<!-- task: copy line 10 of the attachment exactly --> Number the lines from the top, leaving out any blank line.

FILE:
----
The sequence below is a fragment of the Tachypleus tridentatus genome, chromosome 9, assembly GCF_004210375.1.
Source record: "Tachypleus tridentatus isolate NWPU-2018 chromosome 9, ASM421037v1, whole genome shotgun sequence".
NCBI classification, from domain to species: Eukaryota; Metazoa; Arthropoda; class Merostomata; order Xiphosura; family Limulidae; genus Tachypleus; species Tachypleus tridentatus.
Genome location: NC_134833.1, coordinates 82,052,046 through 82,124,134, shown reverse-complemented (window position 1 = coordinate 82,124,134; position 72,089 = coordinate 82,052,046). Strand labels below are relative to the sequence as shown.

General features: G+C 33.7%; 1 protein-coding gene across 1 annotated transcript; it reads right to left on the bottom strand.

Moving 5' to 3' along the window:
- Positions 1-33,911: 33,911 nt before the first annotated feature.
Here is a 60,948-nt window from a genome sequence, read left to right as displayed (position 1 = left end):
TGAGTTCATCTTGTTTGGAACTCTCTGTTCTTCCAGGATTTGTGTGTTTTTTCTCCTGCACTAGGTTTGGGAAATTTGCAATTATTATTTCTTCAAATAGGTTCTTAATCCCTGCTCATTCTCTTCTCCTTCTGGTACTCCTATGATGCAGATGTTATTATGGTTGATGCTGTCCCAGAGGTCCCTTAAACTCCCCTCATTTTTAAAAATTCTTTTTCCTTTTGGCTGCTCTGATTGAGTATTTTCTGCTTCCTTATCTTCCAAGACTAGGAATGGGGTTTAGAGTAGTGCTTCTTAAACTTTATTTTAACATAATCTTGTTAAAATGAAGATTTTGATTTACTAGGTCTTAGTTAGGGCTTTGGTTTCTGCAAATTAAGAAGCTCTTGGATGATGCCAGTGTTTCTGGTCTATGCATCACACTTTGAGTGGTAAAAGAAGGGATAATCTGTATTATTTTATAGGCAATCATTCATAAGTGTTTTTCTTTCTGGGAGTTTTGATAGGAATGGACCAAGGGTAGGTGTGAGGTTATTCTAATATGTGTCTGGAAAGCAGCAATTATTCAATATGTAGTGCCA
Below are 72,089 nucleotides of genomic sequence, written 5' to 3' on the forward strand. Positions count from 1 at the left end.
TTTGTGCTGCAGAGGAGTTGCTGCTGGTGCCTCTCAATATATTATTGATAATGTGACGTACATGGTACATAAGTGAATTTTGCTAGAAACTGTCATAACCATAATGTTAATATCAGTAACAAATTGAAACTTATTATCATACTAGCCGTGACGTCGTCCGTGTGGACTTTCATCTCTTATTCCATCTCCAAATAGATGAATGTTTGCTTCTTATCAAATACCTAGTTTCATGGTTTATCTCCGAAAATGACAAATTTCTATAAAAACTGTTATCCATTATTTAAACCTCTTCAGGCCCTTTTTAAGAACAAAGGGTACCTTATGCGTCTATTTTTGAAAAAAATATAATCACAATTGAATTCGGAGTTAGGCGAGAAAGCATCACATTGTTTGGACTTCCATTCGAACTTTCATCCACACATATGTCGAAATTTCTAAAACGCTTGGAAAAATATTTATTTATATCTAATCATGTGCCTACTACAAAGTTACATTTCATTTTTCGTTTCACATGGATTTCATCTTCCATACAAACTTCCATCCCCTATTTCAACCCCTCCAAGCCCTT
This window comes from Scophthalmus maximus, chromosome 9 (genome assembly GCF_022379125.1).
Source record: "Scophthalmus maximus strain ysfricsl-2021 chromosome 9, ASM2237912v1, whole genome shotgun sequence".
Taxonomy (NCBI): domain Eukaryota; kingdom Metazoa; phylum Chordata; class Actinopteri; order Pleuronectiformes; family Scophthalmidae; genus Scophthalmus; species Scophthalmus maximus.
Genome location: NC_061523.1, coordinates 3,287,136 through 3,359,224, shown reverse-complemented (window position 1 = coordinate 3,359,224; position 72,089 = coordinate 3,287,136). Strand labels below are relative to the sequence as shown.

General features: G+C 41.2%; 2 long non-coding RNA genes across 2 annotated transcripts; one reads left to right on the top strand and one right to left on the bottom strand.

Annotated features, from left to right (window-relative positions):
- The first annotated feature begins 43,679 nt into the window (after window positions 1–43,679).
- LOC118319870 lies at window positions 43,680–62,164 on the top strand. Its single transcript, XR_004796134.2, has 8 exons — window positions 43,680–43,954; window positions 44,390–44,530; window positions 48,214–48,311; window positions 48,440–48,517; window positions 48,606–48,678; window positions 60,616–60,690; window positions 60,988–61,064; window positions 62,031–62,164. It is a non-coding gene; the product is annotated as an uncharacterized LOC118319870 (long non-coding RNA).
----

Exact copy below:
Below are 72,089 nucleotides of genomic sequence, written 5' to 3' on the forward strand. Positions count from 1 at the left end.